9:45 AM, 20th December 2011
About 8 years ago

I commented under the 'euro law' section already. I wonder under the proposed new euro laws, would the income from the rented out house be seen as income and seen to cover the loan on the existing house or not? Even though the person concerned would be taking out a resedential mortgage when they secured their next house, would any existing loans be seen not to be covered by rental income as part of the overall calculation on the new mortgage? I know little about this - this is more of a reaction comment!

Mark Alexander

11:40 AM, 20th December 2011
About 8 years ago

It's a good question Gareth and I suspect the answer will be the one we don't want if the proposed legislation becomes reality.

Ian Ringrose

12:06 PM, 20th December 2011
About 8 years ago

The first 3 years of renting of a forming PPR is free of capital gains tax, and then there is rental relief as well for former PPR. I worked out that we would need to get a VERY nice capital gain before it become an issue on my former home, as I lived in it for a long time before renting it out. (A capital gains tax problem on my wife’s ex home would be a dream come true!)

Hopefully one of the accountants her will expand on this and provide examples of the detailed maths.

There is also no capital gain tax on death, so for older people it may not be an issue at all.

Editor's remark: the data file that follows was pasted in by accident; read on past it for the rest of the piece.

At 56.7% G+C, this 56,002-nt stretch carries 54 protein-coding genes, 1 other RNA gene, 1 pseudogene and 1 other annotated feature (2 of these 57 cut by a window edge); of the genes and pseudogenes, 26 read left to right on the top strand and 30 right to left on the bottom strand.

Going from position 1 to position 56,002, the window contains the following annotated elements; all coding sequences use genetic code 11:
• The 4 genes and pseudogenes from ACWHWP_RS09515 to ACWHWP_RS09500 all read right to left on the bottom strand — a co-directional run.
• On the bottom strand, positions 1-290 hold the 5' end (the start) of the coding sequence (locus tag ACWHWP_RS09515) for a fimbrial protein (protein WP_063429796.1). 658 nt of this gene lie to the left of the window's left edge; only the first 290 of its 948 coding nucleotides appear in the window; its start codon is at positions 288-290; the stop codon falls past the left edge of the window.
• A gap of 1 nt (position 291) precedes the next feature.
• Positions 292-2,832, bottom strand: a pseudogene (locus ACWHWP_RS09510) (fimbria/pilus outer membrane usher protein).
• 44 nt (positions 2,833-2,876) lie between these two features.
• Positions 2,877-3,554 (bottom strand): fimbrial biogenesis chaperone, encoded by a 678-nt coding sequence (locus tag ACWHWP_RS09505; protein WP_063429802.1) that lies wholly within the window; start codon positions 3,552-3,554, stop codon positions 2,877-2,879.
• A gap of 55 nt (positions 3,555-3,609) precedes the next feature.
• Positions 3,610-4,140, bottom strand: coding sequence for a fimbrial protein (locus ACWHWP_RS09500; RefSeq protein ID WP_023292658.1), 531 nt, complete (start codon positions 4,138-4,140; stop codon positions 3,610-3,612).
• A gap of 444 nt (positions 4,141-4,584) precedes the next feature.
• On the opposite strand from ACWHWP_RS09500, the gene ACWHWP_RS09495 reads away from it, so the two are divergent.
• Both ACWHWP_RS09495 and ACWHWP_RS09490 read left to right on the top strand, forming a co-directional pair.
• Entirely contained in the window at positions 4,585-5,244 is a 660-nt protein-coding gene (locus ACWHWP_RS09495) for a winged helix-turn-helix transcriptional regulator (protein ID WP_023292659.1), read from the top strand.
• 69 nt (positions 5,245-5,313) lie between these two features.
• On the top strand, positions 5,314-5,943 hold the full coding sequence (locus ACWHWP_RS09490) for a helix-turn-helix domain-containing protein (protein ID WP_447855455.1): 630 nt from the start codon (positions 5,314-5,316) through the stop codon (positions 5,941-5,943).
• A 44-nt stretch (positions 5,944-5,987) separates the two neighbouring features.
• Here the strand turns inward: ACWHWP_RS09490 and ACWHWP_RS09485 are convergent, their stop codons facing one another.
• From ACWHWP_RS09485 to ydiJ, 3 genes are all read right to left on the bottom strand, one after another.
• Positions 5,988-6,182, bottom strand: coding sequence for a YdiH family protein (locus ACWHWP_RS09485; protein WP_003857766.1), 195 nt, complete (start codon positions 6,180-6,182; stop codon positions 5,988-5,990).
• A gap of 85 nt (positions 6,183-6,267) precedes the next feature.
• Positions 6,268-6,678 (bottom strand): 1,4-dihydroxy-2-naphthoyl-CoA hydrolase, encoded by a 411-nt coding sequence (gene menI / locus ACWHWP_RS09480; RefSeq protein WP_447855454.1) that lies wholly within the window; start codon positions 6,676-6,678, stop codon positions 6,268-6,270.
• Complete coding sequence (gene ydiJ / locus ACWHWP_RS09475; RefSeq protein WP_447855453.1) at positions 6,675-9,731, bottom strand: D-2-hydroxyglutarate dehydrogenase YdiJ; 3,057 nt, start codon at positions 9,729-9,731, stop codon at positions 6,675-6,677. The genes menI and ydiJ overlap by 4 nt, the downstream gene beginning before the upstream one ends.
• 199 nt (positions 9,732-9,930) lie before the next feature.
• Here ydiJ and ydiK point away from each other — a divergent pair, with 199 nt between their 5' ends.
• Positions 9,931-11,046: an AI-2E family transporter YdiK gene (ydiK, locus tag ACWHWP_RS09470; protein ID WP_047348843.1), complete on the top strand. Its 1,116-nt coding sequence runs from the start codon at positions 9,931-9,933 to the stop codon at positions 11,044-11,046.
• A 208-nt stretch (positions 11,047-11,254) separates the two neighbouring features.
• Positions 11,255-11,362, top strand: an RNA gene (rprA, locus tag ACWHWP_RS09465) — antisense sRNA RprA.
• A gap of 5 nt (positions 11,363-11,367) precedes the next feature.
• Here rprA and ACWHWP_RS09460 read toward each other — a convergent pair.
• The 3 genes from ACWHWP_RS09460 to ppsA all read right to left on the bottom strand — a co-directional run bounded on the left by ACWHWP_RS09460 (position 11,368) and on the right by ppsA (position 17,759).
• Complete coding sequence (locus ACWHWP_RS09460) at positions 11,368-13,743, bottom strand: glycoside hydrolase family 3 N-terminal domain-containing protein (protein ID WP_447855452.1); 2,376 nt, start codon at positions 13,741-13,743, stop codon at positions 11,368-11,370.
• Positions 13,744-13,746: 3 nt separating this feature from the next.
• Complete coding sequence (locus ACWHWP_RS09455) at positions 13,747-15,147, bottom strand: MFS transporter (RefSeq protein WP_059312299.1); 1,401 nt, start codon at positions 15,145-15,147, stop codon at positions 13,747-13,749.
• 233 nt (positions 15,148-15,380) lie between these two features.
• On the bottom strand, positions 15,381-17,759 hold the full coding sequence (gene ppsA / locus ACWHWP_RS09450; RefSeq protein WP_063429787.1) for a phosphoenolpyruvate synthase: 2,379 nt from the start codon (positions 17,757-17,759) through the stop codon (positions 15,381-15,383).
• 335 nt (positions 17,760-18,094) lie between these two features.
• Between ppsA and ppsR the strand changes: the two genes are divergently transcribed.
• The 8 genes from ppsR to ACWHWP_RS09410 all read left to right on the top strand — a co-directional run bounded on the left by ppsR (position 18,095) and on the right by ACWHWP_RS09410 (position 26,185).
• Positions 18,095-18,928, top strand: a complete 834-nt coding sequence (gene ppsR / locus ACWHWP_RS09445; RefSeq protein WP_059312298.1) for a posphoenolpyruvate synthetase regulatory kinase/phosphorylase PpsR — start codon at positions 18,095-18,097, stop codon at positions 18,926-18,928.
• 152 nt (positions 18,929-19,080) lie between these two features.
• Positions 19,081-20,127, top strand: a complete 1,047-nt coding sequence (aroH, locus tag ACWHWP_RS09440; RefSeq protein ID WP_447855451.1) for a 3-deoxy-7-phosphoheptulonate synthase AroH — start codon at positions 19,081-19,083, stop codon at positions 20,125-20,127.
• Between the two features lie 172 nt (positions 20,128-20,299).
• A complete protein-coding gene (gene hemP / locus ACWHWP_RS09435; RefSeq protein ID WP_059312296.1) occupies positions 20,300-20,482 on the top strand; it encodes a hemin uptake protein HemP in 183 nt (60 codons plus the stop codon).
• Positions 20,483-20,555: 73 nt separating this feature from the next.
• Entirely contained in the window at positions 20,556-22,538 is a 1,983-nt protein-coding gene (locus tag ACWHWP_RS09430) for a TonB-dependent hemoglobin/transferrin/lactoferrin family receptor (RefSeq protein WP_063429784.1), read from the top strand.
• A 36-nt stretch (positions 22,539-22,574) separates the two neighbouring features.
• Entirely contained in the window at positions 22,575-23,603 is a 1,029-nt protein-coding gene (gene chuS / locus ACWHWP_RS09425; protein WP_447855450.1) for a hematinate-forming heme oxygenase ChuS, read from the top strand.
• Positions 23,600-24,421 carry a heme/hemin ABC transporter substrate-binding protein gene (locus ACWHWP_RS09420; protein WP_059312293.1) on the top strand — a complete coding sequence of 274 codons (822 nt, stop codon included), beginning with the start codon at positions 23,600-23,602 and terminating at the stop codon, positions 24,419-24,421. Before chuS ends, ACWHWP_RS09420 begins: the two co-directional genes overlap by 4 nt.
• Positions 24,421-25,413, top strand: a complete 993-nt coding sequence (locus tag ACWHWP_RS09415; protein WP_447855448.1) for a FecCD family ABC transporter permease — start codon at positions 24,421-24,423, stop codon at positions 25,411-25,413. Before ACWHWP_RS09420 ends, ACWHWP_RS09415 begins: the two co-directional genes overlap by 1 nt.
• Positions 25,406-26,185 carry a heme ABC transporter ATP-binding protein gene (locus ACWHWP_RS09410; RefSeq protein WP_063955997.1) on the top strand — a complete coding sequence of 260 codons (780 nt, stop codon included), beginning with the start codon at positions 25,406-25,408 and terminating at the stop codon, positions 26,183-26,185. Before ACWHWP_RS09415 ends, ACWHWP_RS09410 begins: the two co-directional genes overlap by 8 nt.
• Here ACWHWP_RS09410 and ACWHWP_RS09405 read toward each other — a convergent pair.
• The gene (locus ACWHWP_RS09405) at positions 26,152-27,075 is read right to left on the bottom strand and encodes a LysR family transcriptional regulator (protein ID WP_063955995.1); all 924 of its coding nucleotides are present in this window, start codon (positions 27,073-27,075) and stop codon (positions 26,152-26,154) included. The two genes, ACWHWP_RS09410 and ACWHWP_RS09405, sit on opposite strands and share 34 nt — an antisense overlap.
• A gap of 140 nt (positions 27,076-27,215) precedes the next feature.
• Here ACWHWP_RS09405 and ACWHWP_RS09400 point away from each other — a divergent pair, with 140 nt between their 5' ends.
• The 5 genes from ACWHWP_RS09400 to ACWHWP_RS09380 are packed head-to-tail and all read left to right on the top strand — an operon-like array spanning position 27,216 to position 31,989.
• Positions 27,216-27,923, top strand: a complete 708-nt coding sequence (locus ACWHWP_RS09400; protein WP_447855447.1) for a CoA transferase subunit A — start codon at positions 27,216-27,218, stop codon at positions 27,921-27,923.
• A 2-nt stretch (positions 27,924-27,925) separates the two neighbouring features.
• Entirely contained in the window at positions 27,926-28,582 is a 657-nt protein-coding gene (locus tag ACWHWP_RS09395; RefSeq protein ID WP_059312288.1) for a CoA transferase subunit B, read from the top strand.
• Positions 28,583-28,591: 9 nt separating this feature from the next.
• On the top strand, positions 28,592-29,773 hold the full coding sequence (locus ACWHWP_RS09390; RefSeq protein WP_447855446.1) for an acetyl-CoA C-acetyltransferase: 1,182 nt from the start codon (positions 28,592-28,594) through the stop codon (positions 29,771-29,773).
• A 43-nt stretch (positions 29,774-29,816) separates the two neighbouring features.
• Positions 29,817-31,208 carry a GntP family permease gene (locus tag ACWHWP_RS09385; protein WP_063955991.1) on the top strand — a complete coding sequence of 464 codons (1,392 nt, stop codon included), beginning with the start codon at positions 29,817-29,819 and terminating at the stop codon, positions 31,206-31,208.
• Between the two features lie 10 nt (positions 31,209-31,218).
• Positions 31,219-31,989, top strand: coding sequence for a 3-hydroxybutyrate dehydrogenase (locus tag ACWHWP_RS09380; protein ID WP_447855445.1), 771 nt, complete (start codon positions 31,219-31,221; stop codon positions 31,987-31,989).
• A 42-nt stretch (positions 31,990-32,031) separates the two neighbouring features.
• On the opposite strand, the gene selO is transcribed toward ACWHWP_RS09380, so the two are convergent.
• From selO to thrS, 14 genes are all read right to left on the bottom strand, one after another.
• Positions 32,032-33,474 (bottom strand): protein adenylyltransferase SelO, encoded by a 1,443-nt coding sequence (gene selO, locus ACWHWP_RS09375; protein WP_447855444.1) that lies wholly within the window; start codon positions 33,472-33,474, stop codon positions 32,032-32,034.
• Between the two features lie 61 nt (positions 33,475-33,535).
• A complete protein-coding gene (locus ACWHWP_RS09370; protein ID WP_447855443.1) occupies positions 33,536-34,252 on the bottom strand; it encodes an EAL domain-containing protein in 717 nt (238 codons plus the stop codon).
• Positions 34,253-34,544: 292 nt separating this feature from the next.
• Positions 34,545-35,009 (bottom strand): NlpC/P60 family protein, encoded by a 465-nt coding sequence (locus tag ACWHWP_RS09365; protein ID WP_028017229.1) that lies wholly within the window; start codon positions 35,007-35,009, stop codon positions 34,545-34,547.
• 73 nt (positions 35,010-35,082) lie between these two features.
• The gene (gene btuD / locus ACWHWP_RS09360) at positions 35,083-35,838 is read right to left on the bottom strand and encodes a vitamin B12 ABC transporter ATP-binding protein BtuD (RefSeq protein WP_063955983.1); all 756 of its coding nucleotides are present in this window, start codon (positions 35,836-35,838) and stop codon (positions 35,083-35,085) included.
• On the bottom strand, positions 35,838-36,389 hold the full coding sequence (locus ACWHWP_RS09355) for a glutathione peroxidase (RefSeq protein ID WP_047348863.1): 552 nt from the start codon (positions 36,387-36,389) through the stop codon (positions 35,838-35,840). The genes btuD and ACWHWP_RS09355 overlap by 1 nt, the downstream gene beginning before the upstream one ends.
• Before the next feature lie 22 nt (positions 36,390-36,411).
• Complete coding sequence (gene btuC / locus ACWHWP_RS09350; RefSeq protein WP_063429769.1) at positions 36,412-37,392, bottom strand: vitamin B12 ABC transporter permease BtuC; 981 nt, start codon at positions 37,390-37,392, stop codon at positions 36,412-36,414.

Ian Ringrose

12:08 PM, 20th December 2011
About 8 years ago

If only the tax system would make this worthwhile, while full income tax has to be paid on the rental income without the “landlord” being able to offset the rent on cheaper property.

Just having to pay two set of agent charges and cope with voids is enough to require a very big downsizing to give any cash flow benefits.

Ian Ringrose

12:12 PM, 20th December 2011
About 8 years ago

If the income required is worked out on current interest rates with a little added for safety, then I expect a lot of people will not have an issue on income cover for the two mortgages due to the current practical limits on LTV. Also I don’t think a single rental income should be taken into account, as there are so many possible issues with voids etc.

Ian Ringrose

12:17 PM, 20th December 2011
About 8 years ago

When we did this, we had one BTL mortgage vendor refuse to lend to us, as we were not “owner occupier” as we were living in a rental while looking for a property to buy. (We moved due to jobs and getting married etc.)

That fact we would be owner occupier on the date we completed was not good enough for them. They would have been happy to give us a “Rent to Buy” mortgage if we were renting but had our former homes empty! (Provided the address on our bank statements had not been changed)

Mark Alexander

12:20 PM, 20th December 2011
About 8 years ago

Hi Ian - PPR? Principal Private Residence? We must all learn to add detail to abbreviations as we are confusing a lot of newbies. I concur with your analysis of the tax position. I always suggest getting a valuation at the point of moving out and another on the third anniversary of doing so as it could help with future challenges from the tax man.